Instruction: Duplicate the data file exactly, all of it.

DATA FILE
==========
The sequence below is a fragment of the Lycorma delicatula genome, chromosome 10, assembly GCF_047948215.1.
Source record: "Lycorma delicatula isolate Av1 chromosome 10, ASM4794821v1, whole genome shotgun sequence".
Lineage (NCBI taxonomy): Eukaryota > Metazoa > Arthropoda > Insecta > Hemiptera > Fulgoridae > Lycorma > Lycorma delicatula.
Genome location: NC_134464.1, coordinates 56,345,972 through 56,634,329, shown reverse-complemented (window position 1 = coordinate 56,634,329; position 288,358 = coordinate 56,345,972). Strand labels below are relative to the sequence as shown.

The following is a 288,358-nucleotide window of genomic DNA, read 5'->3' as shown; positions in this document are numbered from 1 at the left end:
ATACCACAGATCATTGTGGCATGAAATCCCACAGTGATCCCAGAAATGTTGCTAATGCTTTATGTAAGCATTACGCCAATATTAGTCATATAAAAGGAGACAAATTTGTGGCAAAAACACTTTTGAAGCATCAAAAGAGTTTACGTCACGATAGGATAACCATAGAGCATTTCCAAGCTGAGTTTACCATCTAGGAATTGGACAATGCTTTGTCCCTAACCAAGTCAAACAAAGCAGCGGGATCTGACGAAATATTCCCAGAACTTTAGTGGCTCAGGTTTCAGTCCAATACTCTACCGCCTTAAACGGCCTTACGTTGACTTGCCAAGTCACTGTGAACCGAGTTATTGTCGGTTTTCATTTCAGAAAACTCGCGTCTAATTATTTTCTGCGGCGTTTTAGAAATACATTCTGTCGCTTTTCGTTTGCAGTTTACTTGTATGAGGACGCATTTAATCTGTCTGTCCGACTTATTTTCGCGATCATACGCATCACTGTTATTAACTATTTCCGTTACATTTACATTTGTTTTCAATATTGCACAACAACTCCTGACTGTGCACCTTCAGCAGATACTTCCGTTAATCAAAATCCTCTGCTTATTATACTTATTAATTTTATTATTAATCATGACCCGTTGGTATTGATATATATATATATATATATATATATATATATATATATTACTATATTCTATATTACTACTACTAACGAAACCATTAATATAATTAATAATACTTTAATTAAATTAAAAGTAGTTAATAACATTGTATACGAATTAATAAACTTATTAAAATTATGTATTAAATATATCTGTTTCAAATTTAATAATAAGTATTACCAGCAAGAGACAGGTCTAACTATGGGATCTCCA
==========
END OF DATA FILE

The sequence below is a fragment of the Lycorma delicatula genome, chromosome 10, assembly GCF_047948215.1.
Source record: "Lycorma delicatula isolate Av1 chromosome 10, ASM4794821v1, whole genome shotgun sequence".
Lineage (NCBI taxonomy): Eukaryota > Metazoa > Arthropoda > Insecta > Hemiptera > Fulgoridae > Lycorma > Lycorma delicatula.
Genome location: NC_134464.1, coordinates 56,345,972 through 56,634,329, shown reverse-complemented (window position 1 = coordinate 56,634,329; position 288,358 = coordinate 56,345,972). Strand labels below are relative to the sequence as shown.

The following is a 288,358-nucleotide window of genomic DNA, read 5'->3' as shown; positions in this document are numbered from 1 at the left end:
ATACCACAGATCATTGTGGCATGAAATCCCACAGTGATCCCAGAAATGTTGCTAATGCTTTATGTAAGCATTACGCCAATATTAGTCATATAAAAGGAGACAAATTTGTGGCAAAAACACTTTTGAAGCATCAAAAGAGTTTACGTCACGATAGGATAACCATAGAGCATTTCCAAGCTGAGTTTACCATCTAGGAATTGGACAATGCTTTGTCCCTAACCAAGTCAAACAAAGCAGCGGGATCTGACGAAATATTCCCAGAACTTTAGTGGCTCAGGTTTCAGTCCAATACTCTACCGCCTTAAACGGCCTTACGTTGACTTGCCAAGTCACTGTGAACCGAGTTATTGTCGGTTTTCATTTCAGAAAACTCGCGTCTAATTATTTTCTGCGGCGTTTTAGAAATACATTCTGTCGCTTTTCGTTTGCAGTTTACTTGTATGAGGACGCATTTAATCTGTCTGTCCGACTTATTTTCGCGATCATACGCATCACTGTTATTAACTATTTCCGTTACATTTACATTTGTTTTCAATATTGCACAACAACTCCTGACTGTGCACCTTCAGCAGATACTTCCGTTAATCAAAATCCTCTGCTTATTATACTTATTAATTTTATTATTAATCATGACCCGTTGGTATTGATATATATATATATATATATATATATATATATATATATTACTATATTCTATATTACTACTACTAACGAAACCATTAATATAATTAATAATACTTTAATTAAATTAAAAGTAGTTAATAACATTGTATACGAATTAATAAACTTATTAAAATTATGTATTAAATATATCTGTTTCAAATTTAATAATAAGTATTACCAGCAAGAGACAGGTCTAACTATGGGATCTCCA